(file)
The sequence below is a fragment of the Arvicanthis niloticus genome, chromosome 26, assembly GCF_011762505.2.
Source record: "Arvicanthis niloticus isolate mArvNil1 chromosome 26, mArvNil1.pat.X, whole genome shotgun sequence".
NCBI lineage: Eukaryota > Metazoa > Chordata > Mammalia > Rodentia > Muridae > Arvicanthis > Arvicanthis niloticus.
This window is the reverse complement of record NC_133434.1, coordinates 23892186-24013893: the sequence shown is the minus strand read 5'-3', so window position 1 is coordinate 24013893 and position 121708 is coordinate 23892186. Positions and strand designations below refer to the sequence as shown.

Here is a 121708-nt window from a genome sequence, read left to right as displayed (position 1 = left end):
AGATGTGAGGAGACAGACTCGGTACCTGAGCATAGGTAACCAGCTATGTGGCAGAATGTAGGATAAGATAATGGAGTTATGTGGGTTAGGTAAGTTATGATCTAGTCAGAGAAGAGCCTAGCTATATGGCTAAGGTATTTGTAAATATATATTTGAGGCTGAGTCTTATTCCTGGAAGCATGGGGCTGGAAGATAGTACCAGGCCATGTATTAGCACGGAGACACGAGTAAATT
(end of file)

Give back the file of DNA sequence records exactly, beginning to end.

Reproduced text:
The sequence below is a fragment of the Arvicanthis niloticus genome, chromosome 26, assembly GCF_011762505.2.
Source record: "Arvicanthis niloticus isolate mArvNil1 chromosome 26, mArvNil1.pat.X, whole genome shotgun sequence".
NCBI lineage: Eukaryota > Metazoa > Chordata > Mammalia > Rodentia > Muridae > Arvicanthis > Arvicanthis niloticus.
This window is the reverse complement of record NC_133434.1, coordinates 23892186-24013893: the sequence shown is the minus strand read 5'-3', so window position 1 is coordinate 24013893 and position 121708 is coordinate 23892186. Positions and strand designations below refer to the sequence as shown.

Here is a 121708-nt window from a genome sequence, read left to right as displayed (position 1 = left end):
AGATGTGAGGAGACAGACTCGGTACCTGAGCATAGGTAACCAGCTATGTGGCAGAATGTAGGATAAGATAATGGAGTTATGTGGGTTAGGTAAGTTATGATCTAGTCAGAGAAGAGCCTAGCTATATGGCTAAGGTATTTGTAAATATATATTTGAGGCTGAGTCTTATTCCTGGAAGCATGGGGCTGGAAGATAGTACCAGGCCATGTATTAGCACGGAGACACGAGTAAATT